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Why Content Marketers Fail to Impress Google

With more than 70 percent of online searches happening in Google, it is no surprise that content marketers are constantly looking for new ways to use the search engine to realize ROI, be it by getting leads out of organic channels or by other attribution based metrics or means. However, content marketing seems to be losing its luster when it comes to impressing the search engine giant.  

Google and Content Marketing Strategies

Every now and then Google releases new updates — Panda, Hummingbird, Penguin — that keep SEO experts and content marketers on their toes. Given the uncertainty of Google's own algorithm, content experts tend to seek the safe haven of Google approved methodologies.

This has happened repeatedly. For example, when guest posts were in vogue, content marketers wrote some great content to get quality links from high authority websites or highly ranked web pages. This was a classic strategy that got content marketers significant SEO wins for regular keywords relevant to their services or products. But then Google changed its guest blogging policy, and is currently shutting down guest blogging networks for being "spammy." 

Before guest posts, it was all about back-link strategies. The more back links pointing to a site, the higher rank it got. Much effort went into building as many back links as possible to increase the profile of the main website and drive some quick business. And then Google came in, took a stab on all back linking strategies and introduced its “disavow tool.

Before that, it was all keywords and metatags and you know the story.

Why Do They Do It? 

The strange thing is that every time Google introduces an update, it inevitably comes back to kill it. Why does this happen? Why do Google's algorithms backfire every time? 

The answer to this dates back to Google’s inception and mission. Larry Page and Sergey Brin incorporated Google as a privately held company in 1998 "to organize the world's information and make it universally accessible and useful.” In accord with this mission, Google has repeatedly used best in class algorithms to help people get useful information with a single keyword. Unfortunately, it also opened doors for marketers to sell their products directly and indirectly.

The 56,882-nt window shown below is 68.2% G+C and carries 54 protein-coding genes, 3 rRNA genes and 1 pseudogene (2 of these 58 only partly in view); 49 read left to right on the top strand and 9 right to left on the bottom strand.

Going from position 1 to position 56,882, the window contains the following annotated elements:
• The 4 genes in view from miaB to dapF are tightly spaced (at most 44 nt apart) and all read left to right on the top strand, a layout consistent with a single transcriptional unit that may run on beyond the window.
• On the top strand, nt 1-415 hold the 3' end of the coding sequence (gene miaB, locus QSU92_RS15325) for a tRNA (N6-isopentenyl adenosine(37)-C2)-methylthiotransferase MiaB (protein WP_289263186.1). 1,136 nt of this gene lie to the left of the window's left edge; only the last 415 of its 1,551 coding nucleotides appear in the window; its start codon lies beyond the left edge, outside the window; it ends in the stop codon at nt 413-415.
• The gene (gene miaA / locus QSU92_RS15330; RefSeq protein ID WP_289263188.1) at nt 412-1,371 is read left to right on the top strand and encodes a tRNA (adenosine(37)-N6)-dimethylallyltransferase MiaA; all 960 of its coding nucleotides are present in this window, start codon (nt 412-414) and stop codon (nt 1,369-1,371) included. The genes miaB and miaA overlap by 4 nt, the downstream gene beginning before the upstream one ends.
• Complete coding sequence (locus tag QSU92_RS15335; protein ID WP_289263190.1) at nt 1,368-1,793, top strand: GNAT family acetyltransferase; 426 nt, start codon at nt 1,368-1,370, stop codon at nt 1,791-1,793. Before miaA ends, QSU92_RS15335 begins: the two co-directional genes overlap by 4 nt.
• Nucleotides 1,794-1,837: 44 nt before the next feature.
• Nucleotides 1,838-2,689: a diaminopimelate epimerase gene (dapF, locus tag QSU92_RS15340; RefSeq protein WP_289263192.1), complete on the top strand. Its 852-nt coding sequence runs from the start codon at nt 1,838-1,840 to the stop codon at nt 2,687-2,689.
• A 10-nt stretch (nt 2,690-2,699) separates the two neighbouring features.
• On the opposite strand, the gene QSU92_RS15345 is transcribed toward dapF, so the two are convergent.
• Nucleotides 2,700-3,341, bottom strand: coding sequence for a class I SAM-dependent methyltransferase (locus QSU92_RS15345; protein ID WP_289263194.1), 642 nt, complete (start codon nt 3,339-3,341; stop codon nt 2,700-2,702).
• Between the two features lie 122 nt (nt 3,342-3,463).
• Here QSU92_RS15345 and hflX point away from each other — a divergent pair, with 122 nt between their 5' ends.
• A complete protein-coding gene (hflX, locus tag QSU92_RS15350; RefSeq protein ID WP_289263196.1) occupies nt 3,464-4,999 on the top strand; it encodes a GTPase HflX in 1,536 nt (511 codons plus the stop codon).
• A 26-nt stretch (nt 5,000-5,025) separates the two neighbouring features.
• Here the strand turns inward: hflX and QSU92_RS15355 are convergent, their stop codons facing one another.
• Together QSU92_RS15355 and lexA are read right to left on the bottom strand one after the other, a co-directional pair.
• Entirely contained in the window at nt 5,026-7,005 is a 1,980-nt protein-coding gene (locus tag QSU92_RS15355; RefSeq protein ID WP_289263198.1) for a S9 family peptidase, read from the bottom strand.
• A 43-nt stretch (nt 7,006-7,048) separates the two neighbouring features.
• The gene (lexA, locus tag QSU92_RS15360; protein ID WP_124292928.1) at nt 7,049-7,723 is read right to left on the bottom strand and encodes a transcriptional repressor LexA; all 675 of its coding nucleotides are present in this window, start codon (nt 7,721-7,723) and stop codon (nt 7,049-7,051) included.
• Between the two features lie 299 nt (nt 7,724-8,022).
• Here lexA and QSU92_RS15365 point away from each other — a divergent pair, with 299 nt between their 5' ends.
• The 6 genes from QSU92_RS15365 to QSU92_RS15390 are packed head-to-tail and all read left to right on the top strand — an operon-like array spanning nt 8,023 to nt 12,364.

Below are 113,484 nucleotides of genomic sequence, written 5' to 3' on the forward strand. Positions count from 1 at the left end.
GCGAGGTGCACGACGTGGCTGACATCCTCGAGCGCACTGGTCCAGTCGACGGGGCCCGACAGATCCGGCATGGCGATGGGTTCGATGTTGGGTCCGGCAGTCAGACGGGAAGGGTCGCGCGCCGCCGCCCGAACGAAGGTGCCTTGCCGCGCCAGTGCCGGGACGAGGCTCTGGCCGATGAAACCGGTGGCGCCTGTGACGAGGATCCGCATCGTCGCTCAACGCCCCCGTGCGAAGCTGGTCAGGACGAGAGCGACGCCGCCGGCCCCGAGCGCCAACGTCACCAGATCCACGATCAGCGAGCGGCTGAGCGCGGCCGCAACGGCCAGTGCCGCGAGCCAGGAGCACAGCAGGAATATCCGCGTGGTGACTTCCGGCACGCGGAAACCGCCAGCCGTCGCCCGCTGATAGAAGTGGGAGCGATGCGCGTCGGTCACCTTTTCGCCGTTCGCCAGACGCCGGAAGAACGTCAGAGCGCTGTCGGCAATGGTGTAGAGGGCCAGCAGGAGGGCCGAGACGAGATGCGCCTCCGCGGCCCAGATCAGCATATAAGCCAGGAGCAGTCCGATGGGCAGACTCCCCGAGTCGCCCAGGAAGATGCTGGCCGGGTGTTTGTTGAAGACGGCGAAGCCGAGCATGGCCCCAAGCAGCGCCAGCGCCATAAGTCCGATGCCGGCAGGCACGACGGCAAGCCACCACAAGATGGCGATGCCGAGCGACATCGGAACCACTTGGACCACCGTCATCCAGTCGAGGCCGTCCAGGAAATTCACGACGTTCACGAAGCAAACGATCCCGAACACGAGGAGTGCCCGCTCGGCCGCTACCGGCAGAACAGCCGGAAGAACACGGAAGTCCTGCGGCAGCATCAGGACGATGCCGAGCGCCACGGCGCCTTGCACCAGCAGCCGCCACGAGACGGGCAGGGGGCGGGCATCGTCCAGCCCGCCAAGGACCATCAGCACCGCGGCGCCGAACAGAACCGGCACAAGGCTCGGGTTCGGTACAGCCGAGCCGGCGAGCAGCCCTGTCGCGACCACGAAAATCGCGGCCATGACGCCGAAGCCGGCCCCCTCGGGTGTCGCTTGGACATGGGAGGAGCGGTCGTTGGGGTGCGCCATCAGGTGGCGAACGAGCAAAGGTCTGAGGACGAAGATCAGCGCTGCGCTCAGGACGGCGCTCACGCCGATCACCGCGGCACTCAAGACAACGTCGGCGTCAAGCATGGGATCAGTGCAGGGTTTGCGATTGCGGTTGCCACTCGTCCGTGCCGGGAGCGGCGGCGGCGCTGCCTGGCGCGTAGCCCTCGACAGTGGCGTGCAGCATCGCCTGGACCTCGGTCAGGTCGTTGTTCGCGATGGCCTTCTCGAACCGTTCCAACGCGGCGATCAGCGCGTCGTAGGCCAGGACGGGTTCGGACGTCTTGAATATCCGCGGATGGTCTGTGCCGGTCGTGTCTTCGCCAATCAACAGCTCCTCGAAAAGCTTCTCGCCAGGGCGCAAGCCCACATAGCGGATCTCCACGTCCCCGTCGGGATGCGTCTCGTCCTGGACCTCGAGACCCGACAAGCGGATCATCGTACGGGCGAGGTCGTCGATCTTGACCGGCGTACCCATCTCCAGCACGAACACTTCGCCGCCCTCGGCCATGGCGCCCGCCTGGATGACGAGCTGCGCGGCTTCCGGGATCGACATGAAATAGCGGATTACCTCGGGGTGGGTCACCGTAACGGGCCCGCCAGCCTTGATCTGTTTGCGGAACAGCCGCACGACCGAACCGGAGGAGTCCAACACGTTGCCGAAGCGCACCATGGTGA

There is nothing wrong with allowing marketers to sell their products or services via organic means via the right keywords, but problems arise when the only results a searcher gets is a marketing pitch for keywords which are only loosely related to a product or service. Not only does it take a dig at Google’s reputation, but it also cuts in on its advertising business, which significantly contributes to its revenue streams.

That is why Google is emphasizing branding strategies as a means to curb content marketing chaos. Content marketers are wary of bringing down their brand image and possible penalties in the form of  a dip in search results ranking. By making content marketers focus on brand building, Google intends to give its searchers not only best bang for their searches, but also build its own reputation by bringing quality content forward.

About the Author

Himanshu Sharma handles marketing communications at Trigent. He is a Google certified professional. His specific interest areas are collaboration tools, CRM, web analytics and search engine optimization, digital marketing. He helps clients with content management and collaboration solutions based on SharePoint technology, and is currently involved in implementing social strategies to leverage knowledge workers in his organization.

 
 
 
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